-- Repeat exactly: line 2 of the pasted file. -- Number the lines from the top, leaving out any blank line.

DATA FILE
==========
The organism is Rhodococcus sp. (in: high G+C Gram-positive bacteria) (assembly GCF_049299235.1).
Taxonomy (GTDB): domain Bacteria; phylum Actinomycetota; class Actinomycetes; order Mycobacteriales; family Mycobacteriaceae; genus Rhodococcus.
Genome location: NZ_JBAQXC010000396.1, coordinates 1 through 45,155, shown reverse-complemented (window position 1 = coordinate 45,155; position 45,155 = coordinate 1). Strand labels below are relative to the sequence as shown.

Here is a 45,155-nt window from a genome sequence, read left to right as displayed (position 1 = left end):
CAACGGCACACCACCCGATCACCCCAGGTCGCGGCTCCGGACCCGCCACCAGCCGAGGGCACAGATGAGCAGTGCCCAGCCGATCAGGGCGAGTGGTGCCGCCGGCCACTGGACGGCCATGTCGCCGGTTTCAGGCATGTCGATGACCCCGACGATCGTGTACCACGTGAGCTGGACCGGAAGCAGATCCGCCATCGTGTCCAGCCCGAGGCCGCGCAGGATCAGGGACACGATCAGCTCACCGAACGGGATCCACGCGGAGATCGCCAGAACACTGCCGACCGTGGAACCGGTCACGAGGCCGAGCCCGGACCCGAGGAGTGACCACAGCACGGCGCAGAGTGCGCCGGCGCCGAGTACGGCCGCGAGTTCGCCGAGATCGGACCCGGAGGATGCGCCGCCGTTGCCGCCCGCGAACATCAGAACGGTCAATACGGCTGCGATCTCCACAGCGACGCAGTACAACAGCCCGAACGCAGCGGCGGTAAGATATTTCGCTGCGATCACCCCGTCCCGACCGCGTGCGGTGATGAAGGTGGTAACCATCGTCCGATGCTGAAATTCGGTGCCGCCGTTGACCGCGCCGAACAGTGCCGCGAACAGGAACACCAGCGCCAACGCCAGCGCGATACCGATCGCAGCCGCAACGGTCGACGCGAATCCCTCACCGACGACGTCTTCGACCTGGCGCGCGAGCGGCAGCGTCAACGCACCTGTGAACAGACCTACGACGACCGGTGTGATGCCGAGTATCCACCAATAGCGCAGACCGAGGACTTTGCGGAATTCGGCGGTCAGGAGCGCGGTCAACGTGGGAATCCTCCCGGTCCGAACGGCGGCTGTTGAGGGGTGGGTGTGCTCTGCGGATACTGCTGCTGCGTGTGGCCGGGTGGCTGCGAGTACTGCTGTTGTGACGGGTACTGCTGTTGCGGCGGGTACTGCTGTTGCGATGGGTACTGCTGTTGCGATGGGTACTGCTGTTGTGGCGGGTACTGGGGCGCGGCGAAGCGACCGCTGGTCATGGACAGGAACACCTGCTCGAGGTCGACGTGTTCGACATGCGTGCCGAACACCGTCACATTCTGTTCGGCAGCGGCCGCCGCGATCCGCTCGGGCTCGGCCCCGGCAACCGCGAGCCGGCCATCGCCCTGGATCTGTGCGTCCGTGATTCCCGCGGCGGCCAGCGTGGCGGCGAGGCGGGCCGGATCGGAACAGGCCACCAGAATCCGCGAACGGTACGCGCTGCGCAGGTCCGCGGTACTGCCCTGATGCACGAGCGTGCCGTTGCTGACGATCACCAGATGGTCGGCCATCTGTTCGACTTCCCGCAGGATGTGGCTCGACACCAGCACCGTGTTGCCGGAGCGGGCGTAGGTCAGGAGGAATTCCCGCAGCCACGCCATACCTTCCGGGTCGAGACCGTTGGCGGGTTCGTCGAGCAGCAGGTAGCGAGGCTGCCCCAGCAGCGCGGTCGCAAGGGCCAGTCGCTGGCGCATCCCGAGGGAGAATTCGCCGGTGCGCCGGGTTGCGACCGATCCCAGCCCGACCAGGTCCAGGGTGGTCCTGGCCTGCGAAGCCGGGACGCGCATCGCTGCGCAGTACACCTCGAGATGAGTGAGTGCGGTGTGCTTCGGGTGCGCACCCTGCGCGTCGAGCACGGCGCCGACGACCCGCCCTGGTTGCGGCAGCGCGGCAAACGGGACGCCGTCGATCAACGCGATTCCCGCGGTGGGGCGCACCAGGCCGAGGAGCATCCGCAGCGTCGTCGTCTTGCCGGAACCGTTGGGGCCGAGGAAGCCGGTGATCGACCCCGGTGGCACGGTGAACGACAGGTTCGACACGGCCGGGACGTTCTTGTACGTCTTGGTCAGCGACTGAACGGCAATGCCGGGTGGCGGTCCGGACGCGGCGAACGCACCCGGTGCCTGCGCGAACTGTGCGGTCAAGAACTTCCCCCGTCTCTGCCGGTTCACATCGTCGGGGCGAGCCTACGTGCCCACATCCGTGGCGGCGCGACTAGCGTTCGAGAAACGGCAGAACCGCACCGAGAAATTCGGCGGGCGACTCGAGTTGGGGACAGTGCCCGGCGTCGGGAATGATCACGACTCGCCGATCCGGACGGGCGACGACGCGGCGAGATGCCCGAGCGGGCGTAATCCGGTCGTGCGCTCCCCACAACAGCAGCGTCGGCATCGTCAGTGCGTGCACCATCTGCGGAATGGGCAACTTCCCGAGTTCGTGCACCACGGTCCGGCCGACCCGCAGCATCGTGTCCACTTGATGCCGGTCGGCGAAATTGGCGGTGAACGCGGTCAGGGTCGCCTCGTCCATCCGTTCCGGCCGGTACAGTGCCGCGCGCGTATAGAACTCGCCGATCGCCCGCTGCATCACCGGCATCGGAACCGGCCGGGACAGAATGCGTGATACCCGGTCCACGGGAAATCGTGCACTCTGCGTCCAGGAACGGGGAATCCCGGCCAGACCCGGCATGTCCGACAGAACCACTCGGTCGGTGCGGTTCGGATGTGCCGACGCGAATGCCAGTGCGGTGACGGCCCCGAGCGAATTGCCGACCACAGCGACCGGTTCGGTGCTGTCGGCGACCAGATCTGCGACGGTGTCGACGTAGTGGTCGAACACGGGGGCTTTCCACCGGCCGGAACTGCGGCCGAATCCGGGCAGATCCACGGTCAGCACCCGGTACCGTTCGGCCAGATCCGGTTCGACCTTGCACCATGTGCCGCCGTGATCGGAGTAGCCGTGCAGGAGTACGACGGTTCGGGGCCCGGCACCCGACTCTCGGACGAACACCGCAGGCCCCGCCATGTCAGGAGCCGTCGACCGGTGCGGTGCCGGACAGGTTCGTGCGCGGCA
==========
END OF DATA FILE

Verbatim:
Taxonomy (GTDB): domain Bacteria; phylum Actinomycetota; class Actinomycetes; order Mycobacteriales; family Mycobacteriaceae; genus Rhodococcus.